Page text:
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Donohoe says he 'won't make the mistake' of tax cuts in Budget 2020 given no-deal Brexit risk

“We won’t make the mistake of decreasing the tax the one day and having to increase it the next,” the minister said.

The minister detailed strategies for Budget 2020 yesterday.
The minister detailed strategies for Budget 2020 yesterday.
Image: Leah Farrell/Rollingnews.ie

MINISTER FOR FINANCE Paschal Donohoe has said the government won’t “make the mistake” of lowering personal taxes in this Budget in case they might have to increase it in future due to the effects of Brexit.

Speaking to RTÉ Radio One’s Morning Ireland, Donohoe reiterated that Budget 2020 will be based on a no-deal Brexit.

While increases to social welfare had become a regular fixture in recent Budgets, the minister said that any increases will be “very targeted”.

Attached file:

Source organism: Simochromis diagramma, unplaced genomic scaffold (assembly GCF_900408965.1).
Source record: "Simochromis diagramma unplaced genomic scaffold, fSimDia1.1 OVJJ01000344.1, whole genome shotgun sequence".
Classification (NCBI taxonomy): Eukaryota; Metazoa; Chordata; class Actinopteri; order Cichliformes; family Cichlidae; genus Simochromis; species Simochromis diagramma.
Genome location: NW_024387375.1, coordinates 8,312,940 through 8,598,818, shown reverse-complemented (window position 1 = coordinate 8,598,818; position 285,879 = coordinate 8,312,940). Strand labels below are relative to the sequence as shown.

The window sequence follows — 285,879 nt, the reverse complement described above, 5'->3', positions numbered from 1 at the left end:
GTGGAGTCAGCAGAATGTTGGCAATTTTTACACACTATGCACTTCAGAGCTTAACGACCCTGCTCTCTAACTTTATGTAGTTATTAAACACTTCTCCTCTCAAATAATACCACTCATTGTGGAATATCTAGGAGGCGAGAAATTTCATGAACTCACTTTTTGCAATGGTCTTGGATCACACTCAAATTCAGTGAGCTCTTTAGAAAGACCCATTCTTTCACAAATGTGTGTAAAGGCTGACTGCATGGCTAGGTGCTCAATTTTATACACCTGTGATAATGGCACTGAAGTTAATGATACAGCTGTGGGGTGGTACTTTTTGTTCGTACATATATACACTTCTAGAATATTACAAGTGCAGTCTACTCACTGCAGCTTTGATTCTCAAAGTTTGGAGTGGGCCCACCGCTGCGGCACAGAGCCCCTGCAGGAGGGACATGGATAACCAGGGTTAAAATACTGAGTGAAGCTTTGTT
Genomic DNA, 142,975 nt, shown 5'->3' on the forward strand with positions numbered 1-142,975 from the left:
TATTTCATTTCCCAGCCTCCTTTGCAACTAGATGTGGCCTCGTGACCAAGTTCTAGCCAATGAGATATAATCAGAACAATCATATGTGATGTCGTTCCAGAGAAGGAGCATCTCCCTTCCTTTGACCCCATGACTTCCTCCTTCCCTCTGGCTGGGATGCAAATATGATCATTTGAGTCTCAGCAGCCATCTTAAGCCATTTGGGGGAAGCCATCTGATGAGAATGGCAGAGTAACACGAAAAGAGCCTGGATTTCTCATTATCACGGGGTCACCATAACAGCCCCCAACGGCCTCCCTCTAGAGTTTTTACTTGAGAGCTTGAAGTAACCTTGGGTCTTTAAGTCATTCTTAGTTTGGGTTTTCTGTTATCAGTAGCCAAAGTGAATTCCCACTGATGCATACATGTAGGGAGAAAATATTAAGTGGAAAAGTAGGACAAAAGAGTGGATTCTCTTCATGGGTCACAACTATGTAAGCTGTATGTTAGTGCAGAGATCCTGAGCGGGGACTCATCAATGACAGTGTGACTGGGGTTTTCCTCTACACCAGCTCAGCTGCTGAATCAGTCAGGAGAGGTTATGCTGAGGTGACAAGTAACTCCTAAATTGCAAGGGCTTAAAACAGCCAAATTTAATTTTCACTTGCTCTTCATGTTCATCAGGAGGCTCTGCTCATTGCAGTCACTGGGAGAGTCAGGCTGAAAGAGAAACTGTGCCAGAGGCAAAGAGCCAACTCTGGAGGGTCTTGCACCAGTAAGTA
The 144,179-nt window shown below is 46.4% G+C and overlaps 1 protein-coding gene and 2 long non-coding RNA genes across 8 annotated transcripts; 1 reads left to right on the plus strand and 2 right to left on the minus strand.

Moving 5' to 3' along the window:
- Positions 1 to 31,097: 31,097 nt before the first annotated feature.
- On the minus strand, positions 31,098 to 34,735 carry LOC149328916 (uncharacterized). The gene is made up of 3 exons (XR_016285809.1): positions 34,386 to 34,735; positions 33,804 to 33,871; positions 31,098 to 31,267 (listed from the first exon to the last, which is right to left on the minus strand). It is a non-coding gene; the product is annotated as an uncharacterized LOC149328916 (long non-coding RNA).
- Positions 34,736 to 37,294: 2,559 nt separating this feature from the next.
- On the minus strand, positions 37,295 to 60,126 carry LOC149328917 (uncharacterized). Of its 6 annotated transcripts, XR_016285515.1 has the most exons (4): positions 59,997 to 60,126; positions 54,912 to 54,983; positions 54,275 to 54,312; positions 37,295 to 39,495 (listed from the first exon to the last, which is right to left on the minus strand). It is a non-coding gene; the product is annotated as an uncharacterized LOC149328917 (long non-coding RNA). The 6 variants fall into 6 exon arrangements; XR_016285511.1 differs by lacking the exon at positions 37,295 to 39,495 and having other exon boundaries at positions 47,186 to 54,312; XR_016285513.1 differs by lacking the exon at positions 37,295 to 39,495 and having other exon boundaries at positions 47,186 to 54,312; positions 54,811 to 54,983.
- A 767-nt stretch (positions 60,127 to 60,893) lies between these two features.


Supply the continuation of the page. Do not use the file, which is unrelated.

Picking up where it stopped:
At last year’s Fine Gael Ard Fheis, Taoiseach Leo Varadkar committed to increasing the point at which people pay the top rate of tax to €50,000. Given the looming threat of Brexit, that won’t be happening any time soon.

Donohoe said: “I was saying that as well… [but] we need safe national finances. We won’t make the mistake of decreasing the tax the one day and having to increase it the next.

We have to make a choice now because the risk is simply higher than we could’ve expected.

On the potential for a carbon tax, Donohoe said he was “actively considering what way this can be done”. Fianna Fáil leader Micheál Martin said on Tuesday that there would “need to be” a carbon tax in Budget 2020.

Turning to the supports that would be available to businesses most at risk due to a no-deal Brexit, the minister said these would be “highly targeted” to companies that need support. 

“The rainy day fund is one of the options I’ll consider,” he said.

Donohoe added that a “better performance” is required in public expenditure with overruns last year in health and other departments “not acceptable”. 

Budget 2020 will be announced on 8 October. 

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Sean Murray

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